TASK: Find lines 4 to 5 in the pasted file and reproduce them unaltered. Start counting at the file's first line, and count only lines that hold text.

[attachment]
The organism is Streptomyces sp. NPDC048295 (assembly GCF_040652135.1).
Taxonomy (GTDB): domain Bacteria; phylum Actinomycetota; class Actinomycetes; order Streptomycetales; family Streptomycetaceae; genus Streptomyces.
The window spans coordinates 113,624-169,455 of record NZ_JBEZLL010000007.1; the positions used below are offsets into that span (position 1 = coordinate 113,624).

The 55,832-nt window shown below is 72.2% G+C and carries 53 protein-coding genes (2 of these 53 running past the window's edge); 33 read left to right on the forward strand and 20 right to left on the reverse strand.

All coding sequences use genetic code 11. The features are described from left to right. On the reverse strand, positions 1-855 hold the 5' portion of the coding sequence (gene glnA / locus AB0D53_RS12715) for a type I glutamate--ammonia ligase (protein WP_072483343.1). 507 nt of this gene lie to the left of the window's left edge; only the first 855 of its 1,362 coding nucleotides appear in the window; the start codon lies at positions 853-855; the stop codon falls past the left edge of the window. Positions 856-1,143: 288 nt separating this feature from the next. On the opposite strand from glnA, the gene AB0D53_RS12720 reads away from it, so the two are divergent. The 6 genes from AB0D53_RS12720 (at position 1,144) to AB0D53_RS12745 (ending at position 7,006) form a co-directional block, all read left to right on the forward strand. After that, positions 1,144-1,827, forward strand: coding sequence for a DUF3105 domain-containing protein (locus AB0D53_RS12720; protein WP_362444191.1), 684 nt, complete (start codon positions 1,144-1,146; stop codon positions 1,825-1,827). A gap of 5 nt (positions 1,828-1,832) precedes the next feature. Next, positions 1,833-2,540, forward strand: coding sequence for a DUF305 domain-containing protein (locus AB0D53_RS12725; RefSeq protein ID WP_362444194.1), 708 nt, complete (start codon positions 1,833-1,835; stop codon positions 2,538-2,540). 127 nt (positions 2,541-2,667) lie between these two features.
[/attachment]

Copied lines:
The 55,832-nt window shown below is 72.2% G+C and carries 53 protein-coding genes (2 of these 53 running past the window's edge); 33 read left to right on the forward strand and 20 right to left on the reverse strand.

All coding sequences use genetic code 11. The features are described from left to right. On the reverse strand, positions 1-855 hold the 5' portion of the coding sequence (gene glnA / locus AB0D53_RS12715) for a type I glutamate--ammonia ligase (protein WP_072483343.1). 507 nt of this gene lie to the left of the window's left edge; only the first 855 of its 1,362 coding nucleotides appear in the window; the start codon lies at positions 853-855; the stop codon falls past the left edge of the window. Positions 856-1,143: 288 nt separating this feature from the next. On the opposite strand from glnA, the gene AB0D53_RS12720 reads away from it, so the two are divergent. The 6 genes from AB0D53_RS12720 (at position 1,144) to AB0D53_RS12745 (ending at position 7,006) form a co-directional block, all read left to right on the forward strand. After that, positions 1,144-1,827, forward strand: coding sequence for a DUF3105 domain-containing protein (locus AB0D53_RS12720; protein WP_362444191.1), 684 nt, complete (start codon positions 1,144-1,146; stop codon positions 1,825-1,827). A gap of 5 nt (positions 1,828-1,832) precedes the next feature. Next, positions 1,833-2,540, forward strand: coding sequence for a DUF305 domain-containing protein (locus AB0D53_RS12725; RefSeq protein ID WP_362444194.1), 708 nt, complete (start codon positions 1,833-1,835; stop codon positions 2,538-2,540). 127 nt (positions 2,541-2,667) lie between these two features.